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01 April 2021
The COVID-19 pandemic necessitated strict lockdowns and border closures which have caused confusion among taxpayers regarding their tax residency. As a result of the restrictions, many people have been forced to spend more time in India than originally anticipated – resulting in expensive changes to their residency and income tax status.
The government recognises the restrictions that the pandemic has imposed on individuals' movement to and from India. On 3 March 2021 the Central Board of Direct Taxes (CBDT), through Circular 2/2021, attempted to provide relief to individuals who are stranded in India due to the ongoing travel embargo and may be subject to double tax in India. The CBDT has sought information from individuals facing double tax liability owing to their forced stay in India.
The clarification sought by way of this circular was highly anticipated by individuals who have been stranded in India during financial year (FY) 2020-2021 and qualify as tax residents of India under Section 6 of the Income Tax Act 1961. However, the circular offers no respite to individuals, unlike that issued in 2020 (for further details please see "CBDT clarifies tax residency for people unable to leave India due to COVID-19").
Circular 2/2021 was issued in light of the Supreme Court's 10 February 2021 order, wherein the CBDT was tasked with deciding the relief to be granted to individuals within three weeks of receipt of such representation for FY 2020-2021 in the wake of the pandemic.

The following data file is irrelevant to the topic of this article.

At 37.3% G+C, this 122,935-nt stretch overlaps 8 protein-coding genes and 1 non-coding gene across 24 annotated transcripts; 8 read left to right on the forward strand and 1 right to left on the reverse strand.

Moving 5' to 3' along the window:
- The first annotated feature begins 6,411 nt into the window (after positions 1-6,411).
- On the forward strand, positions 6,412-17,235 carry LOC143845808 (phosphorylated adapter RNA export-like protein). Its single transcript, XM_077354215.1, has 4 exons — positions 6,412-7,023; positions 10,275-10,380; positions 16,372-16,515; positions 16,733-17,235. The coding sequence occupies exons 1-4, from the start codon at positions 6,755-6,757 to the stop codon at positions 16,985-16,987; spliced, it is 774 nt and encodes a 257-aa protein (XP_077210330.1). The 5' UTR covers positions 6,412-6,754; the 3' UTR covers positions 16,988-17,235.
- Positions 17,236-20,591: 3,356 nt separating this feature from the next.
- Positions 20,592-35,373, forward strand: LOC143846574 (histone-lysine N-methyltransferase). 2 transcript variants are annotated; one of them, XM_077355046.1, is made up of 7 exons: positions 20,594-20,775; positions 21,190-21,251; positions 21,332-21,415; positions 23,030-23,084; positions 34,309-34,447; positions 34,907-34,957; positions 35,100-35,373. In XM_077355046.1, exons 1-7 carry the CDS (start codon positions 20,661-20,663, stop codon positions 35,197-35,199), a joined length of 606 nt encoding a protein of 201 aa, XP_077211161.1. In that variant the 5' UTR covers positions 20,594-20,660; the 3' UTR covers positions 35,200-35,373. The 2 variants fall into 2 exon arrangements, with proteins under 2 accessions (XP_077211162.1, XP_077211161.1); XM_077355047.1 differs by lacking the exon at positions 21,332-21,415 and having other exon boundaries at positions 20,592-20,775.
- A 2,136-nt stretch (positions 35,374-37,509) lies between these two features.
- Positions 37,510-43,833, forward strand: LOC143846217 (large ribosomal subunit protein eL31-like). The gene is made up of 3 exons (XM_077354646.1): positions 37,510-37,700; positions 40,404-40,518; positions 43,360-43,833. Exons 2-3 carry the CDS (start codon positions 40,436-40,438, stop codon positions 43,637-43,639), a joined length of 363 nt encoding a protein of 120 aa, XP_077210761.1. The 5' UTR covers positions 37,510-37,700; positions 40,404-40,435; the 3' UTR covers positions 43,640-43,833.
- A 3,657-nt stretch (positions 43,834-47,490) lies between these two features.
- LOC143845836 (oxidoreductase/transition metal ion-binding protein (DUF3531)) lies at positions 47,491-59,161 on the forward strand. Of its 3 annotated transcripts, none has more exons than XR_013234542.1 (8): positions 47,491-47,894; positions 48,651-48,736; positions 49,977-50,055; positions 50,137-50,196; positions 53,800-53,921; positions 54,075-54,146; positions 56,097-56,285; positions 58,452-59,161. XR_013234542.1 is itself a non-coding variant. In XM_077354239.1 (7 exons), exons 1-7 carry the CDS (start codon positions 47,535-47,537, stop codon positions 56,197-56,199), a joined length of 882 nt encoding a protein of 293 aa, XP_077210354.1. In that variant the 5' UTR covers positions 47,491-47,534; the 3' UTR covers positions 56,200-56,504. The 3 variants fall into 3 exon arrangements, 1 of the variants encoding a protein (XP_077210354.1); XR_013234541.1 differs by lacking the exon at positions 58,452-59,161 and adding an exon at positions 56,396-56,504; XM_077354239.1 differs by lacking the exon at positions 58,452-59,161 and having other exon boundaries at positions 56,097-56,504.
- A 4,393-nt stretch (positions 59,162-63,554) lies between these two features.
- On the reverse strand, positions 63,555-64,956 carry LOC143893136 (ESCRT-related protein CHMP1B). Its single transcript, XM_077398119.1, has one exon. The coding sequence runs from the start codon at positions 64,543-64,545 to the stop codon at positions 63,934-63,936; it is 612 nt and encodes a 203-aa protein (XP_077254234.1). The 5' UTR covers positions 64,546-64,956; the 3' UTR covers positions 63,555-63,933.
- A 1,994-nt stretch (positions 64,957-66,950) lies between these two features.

Through its 8 May 2020 circular, the CBDT clarified the residential status of individuals who visited India during FY 2019-2020 and whose stay lasted longer than expected due to the COVID-19 lockdown. The CBDT announced a partial relaxation for determining the residential status of individuals who came to India on a visit before 22 March 2020. As a result, their presence in India during the specified period (ie, from 22 March 2020 (date of quarantine) until 31 March 2020 or their date of departure beforehand, as the case may be) was not considered when determining their residential status in India for FY 2019-2020.
Since the travel embargo lasted well past 31 March 2020, the CBDT received various representations from individuals requesting a relaxation similar to the one introduced in 2020 for determining tax residency status for FY 2020-2021. As these individuals had intended to leave India after a brief stay in FY 2019-2020, their extended stay was a force majeure event caused by the pandemic, which required an exception to be made.
To date, the travel embargo remains in place and India's borders remain closed for most international travellers until 31 March 2021 (which may be extended).
Provisions relating to the determination of an individual's residential status are detailed in Section 6 of the Income Tax Act. The status of an individual, (ie, resident, not resident or not ordinarily resident in India) is dependent on their period of physical stay in India during the previous year or preceding previous years, as the case may be.